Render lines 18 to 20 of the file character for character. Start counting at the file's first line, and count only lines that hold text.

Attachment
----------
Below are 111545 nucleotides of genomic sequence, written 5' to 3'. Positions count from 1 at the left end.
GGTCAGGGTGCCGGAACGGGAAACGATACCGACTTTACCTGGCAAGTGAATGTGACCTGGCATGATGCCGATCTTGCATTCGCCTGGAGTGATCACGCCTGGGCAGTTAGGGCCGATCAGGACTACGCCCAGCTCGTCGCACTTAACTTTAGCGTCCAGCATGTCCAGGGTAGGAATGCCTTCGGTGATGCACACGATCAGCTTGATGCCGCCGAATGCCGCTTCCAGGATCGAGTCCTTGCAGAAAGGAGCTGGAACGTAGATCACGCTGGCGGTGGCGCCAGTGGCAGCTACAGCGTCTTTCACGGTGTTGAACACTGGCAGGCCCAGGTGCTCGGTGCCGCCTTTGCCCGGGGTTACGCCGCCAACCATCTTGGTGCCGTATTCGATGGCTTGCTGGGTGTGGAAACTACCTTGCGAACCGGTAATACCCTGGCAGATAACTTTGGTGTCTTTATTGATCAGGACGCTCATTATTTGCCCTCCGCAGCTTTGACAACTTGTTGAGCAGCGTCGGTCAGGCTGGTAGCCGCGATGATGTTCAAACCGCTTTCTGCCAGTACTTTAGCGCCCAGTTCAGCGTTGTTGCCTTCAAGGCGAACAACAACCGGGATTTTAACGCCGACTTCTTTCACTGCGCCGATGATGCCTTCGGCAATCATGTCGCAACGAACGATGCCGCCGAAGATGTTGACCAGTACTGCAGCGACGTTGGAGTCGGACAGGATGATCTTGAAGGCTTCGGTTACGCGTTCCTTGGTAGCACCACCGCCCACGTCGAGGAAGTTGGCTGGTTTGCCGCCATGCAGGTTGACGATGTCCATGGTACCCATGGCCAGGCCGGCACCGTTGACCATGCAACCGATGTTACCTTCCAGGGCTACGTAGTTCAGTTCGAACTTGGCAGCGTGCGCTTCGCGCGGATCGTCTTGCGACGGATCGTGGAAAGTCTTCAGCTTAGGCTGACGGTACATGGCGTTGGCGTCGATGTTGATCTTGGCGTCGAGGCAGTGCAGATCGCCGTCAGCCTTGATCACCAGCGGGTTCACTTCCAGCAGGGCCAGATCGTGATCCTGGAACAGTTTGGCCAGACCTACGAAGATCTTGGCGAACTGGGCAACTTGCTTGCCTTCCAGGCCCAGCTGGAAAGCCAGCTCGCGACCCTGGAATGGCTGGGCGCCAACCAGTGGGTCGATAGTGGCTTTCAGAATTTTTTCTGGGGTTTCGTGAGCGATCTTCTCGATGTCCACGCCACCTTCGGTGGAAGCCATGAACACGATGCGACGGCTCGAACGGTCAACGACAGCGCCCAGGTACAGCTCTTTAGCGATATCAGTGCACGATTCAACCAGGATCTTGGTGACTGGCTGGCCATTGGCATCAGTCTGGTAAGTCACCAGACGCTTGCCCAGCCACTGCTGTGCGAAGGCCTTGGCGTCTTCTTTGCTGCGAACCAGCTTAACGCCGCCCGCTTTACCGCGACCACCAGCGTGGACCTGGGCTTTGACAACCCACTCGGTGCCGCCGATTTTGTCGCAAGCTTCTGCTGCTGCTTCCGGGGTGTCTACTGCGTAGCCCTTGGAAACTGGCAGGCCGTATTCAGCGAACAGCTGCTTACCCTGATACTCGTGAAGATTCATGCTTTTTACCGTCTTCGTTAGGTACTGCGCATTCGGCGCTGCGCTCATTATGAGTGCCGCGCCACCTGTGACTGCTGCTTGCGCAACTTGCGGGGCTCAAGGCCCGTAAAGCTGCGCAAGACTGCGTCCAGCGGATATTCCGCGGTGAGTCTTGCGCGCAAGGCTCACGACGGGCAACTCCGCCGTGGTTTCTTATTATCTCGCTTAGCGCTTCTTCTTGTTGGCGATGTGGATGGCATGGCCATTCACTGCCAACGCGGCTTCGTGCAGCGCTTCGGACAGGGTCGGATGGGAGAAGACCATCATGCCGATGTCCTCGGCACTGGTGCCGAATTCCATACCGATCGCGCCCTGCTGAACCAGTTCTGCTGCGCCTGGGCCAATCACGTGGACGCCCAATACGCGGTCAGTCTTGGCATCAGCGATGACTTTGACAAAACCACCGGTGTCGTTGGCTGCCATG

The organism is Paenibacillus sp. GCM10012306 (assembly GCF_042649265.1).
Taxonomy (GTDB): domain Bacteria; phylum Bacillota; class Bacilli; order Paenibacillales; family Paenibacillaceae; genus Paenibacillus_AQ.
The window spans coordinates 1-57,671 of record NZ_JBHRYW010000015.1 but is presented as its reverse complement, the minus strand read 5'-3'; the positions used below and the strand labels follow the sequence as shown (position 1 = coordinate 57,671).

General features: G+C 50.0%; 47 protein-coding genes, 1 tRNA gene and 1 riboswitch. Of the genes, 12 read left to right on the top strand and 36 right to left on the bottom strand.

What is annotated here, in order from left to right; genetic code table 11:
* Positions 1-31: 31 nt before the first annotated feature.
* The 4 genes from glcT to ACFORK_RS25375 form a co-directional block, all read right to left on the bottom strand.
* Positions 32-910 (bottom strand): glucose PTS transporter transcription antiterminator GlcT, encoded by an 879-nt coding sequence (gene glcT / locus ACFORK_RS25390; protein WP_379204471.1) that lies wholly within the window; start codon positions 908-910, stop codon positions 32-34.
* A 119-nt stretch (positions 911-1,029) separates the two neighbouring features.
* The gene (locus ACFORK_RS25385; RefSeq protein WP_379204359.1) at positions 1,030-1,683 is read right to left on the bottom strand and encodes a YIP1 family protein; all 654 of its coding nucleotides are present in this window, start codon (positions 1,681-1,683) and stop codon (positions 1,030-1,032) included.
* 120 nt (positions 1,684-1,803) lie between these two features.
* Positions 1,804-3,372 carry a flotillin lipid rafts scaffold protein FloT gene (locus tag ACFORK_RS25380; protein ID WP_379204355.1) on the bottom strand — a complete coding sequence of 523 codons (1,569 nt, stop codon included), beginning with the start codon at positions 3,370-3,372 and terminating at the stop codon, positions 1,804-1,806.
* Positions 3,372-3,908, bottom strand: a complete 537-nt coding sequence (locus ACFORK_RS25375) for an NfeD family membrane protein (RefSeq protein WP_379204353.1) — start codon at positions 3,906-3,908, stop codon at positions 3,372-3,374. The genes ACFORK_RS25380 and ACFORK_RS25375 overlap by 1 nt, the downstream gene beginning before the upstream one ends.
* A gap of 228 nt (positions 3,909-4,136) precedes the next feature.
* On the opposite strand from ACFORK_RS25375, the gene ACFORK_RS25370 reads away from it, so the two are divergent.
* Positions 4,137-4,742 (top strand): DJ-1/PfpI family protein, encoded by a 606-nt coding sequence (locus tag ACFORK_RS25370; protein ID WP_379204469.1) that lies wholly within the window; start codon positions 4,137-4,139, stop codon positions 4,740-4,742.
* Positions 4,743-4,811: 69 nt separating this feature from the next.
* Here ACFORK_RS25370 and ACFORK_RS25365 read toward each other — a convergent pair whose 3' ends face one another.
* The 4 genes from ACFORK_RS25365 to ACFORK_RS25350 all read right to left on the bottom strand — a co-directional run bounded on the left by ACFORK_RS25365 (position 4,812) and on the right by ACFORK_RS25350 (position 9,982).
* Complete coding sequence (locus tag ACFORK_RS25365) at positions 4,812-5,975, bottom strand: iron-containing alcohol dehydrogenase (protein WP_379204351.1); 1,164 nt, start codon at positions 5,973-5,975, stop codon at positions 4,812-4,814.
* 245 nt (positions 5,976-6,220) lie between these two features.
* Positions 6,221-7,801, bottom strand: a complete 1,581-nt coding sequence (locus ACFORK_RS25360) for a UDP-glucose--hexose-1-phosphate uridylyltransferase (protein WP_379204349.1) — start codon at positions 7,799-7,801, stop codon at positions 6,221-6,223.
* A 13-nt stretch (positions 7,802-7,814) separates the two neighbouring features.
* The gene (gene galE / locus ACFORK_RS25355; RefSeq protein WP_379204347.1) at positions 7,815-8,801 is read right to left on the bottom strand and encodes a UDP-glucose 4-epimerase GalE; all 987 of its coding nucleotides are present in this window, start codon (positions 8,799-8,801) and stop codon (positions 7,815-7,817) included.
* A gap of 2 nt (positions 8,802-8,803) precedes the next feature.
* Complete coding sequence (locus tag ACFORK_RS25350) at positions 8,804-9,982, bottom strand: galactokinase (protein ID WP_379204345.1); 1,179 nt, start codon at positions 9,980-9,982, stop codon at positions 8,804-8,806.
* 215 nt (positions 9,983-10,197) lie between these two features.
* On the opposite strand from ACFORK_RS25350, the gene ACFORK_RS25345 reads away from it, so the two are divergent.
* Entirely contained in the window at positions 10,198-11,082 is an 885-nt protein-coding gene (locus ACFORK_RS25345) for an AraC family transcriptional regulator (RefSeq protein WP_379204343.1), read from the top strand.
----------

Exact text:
* Positions 4,137-4,742 (top strand): DJ-1/PfpI family protein, encoded by a 606-nt coding sequence (locus tag ACFORK_RS25370; protein ID WP_379204469.1) that lies wholly within the window; start codon positions 4,137-4,139, stop codon positions 4,740-4,742.
* Positions 4,743-4,811: 69 nt separating this feature from the next.
* Here ACFORK_RS25370 and ACFORK_RS25365 read toward each other — a convergent pair whose 3' ends face one another.